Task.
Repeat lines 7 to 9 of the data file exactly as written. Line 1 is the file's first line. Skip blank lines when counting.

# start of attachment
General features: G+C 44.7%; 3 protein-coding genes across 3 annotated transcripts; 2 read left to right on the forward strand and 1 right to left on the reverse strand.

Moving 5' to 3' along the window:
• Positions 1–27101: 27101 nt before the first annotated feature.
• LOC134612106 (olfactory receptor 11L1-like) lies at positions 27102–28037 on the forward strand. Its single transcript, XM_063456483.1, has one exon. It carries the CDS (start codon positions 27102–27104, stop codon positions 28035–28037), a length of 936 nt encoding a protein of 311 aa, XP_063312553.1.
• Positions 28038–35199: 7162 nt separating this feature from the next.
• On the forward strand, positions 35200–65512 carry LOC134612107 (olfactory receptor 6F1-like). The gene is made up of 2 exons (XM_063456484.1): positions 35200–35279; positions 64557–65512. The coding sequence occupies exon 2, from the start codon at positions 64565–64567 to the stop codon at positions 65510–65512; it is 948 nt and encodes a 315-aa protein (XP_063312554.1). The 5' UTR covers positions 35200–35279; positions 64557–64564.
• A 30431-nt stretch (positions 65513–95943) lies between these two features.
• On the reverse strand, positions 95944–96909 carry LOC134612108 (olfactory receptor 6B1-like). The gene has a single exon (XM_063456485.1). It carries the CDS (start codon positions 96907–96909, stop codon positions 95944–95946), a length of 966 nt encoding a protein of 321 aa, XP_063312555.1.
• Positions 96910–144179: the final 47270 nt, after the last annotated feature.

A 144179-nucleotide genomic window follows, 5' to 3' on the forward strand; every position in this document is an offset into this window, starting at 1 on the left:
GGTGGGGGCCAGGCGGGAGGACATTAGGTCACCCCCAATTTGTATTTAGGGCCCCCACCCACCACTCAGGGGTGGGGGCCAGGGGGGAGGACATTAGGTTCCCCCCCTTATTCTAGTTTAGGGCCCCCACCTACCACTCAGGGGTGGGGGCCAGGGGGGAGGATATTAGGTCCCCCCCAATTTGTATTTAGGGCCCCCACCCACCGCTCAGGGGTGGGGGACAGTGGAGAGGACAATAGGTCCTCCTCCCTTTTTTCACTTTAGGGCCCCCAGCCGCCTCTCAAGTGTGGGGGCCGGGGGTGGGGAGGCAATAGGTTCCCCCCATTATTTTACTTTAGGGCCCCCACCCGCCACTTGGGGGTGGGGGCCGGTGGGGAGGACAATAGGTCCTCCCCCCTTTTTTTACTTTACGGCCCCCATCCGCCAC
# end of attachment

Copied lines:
• A 30431-nt stretch (positions 65513–95943) lies between these two features.
• On the reverse strand, positions 95944–96909 carry LOC134612108 (olfactory receptor 6B1-like). The gene has a single exon (XM_063456485.1). It carries the CDS (start codon positions 96907–96909, stop codon positions 95944–95946), a length of 966 nt encoding a protein of 321 aa, XP_063312555.1.
• Positions 96910–144179: the final 47270 nt, after the last annotated feature.